viewer1.load_fits(‘n8q624e8q_cal.fits’)

You may have noticed that the information from list_active_ds9() is returned in a python dictionary structure, this is to enable quick cycling or picking of available DS9 windows by asking for the keys in the dictionary. This following is just for instruction purposes, the code below asks for the list of windows and then successively displays the same image to each one:

ds9_windows = imexam.list_active_ds9()
for window in ds9_windows:
temp=imexam.connect(window)
temp.load_fits('n8q624e8q_cal.fits')


It’s also possible to load a FITS image object that you already have opened in your python session, if no extension is given, then the first IMAGE exension that is found will be loaded as a numpy array:

from astropy.io import fits
image = fits.open('n8q624e8q_cal.fits')
viewer1.load_fits(image)


Using get_viewer_info() returns information about what is contained inside the DS9 window. There could be many uses for the returned dictionary, here I’m just listing the information to show you how the display of the FITS file versus the FITS object changes the information that imexam stores:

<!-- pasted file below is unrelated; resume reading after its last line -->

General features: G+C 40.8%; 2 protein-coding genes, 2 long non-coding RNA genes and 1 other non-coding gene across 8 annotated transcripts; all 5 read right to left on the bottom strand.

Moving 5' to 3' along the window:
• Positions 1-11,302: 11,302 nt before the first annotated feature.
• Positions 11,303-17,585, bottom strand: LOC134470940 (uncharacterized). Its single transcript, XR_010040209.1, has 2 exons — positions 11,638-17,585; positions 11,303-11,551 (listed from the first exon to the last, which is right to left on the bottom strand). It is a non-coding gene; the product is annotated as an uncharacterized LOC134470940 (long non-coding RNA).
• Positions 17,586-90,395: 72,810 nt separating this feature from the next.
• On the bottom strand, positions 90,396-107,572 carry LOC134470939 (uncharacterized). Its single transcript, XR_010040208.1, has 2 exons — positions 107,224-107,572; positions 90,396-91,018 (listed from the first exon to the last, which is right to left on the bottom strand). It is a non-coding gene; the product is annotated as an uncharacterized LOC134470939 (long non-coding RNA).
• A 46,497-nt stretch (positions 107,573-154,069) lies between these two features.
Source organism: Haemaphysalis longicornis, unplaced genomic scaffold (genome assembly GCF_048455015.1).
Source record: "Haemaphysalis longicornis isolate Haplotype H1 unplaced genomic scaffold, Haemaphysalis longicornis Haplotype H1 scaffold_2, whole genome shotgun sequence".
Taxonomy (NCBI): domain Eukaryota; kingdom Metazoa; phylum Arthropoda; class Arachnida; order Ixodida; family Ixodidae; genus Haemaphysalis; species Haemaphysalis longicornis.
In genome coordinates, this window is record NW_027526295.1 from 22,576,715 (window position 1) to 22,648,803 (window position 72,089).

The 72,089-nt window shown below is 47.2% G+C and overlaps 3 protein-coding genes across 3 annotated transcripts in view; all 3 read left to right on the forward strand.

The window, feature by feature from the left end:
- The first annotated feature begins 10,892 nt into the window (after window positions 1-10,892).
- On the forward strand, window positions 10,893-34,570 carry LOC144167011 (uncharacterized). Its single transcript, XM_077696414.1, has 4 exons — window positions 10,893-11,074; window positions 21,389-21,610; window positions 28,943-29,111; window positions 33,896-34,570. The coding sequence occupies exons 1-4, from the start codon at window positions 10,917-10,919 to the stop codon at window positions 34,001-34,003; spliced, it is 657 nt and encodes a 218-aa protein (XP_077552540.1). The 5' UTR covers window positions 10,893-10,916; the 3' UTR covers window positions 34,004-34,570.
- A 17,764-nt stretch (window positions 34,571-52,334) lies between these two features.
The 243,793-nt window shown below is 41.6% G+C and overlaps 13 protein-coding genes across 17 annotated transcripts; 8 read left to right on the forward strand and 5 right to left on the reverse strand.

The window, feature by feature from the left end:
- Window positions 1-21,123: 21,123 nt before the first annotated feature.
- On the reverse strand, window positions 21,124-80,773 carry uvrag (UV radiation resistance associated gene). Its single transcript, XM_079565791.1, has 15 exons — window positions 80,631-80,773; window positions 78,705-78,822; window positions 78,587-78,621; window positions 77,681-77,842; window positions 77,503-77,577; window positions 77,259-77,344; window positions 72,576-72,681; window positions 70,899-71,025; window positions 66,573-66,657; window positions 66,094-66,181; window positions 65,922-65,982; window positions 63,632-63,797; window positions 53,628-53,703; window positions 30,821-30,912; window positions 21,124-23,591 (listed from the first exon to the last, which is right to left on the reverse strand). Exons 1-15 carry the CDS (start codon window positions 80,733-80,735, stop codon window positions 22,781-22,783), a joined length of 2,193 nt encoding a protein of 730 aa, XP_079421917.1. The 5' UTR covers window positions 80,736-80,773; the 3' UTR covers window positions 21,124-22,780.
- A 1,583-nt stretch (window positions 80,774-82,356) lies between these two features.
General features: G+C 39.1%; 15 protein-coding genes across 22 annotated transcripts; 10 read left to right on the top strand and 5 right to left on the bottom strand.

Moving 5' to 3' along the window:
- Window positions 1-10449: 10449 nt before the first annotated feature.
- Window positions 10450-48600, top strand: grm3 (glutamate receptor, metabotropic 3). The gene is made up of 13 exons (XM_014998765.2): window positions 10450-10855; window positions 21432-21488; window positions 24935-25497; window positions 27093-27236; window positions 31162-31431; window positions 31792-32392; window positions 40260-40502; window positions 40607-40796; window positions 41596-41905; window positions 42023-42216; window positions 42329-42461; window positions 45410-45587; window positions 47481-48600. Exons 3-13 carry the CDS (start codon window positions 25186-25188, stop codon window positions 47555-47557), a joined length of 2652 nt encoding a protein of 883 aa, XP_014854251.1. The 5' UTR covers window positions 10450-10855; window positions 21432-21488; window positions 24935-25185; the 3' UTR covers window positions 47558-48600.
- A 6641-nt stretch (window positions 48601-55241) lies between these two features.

In [23]: viewer1.get_viewer_info()
Out[23]:
{'1': {'extname': 'SCI',
'extver': 1,
'filename': '/Users/sosey/test_images/n8q624e8q_cal.fits',
'iscube': False,
'mef': True,
'naxis': 0,
'numaxis': 2,
'user_array': None}}

# Above, you can see there is only 1 frame, named 1, that
# contains a multi-extension fits file

In [24]: from astropy.io import fits
In [25]: image = fits.open('n8q624e8q_cal.fits')
In [26]: viewer1.load_fits(image)
In [27]:  viewer1.get_viewer_info()
Out[27]:
{'1': {'extname': None,
'extver': None,
'filename': None,
'iscube': False,
'mef': False,
'naxis': 0,
'numaxis': 2,
'user_array': array([[ 0.        ,  0.        ,  0.73420113, ...,  2.29928851,
1.13779497,  0.40814143],
[ 0.        ,  0.76415622,  0.        , ...,  2.02307796,